I've seen a particular code style, where after any "critical" state modification operation, a check is done in order to assess the true good result of the operation.
uint _count = currentStruct.count--; assert(currentStruct.count == --_count); // check and revert if something is strange
currentStruct.level = 0; assert(currentStruct.level == 0);
currentStruct.level = externalContract.zerosCurrentLevel(); assert(currentStruct.level == 0);
where those operations are to be considered critical because either they are:
- very costly in terms of possible manipulation;
- depending on the results of some external contracts deployed elsewhere
- and so on.
Is this a justified way of code, or it is simply redundant? And if it be justified, why and when?
==== after comments ====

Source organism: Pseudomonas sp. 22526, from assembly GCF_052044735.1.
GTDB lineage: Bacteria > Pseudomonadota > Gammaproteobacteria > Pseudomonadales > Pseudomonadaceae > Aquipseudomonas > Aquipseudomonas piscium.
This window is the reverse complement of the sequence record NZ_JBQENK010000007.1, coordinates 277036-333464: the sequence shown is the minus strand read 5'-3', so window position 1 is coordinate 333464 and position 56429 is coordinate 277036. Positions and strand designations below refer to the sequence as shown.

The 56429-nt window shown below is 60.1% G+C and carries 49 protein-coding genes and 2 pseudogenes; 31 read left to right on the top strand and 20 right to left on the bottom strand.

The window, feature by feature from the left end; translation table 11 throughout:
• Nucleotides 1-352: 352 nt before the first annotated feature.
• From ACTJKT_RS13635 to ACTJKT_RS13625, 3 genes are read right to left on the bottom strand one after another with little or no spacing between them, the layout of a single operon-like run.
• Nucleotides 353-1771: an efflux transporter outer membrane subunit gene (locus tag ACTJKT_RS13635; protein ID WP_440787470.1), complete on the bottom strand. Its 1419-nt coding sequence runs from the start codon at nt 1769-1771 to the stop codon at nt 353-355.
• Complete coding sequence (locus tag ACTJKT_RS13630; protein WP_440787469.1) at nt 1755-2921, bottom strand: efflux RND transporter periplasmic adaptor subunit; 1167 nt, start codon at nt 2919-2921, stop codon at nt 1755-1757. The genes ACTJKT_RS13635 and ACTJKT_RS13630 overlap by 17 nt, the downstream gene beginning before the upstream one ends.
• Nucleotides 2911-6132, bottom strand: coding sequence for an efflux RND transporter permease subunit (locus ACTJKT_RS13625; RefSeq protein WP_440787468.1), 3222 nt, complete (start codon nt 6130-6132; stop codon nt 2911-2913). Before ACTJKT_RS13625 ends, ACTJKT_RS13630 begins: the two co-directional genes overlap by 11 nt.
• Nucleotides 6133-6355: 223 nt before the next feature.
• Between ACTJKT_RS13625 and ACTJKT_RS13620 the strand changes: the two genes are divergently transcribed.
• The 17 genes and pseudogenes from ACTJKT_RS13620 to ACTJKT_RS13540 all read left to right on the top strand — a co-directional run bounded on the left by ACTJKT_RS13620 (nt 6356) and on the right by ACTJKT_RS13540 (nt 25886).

After that both goodvibration and Rob constructively commented, I precise that, as far as I understood, the problem were not to check for overflow, but for proper EVM context execution of the operation to be checked. It was said to me that it is not clear today what will be an attack tomorrow and that checking whatever critical (for double spending for instance, or to avoid reentrancy attacks) can avoid future problems. In that sense even if today it is not clear why they are checking, tomorrow they should discover that their code in not attack-able by some new attack... this is the declared rationale.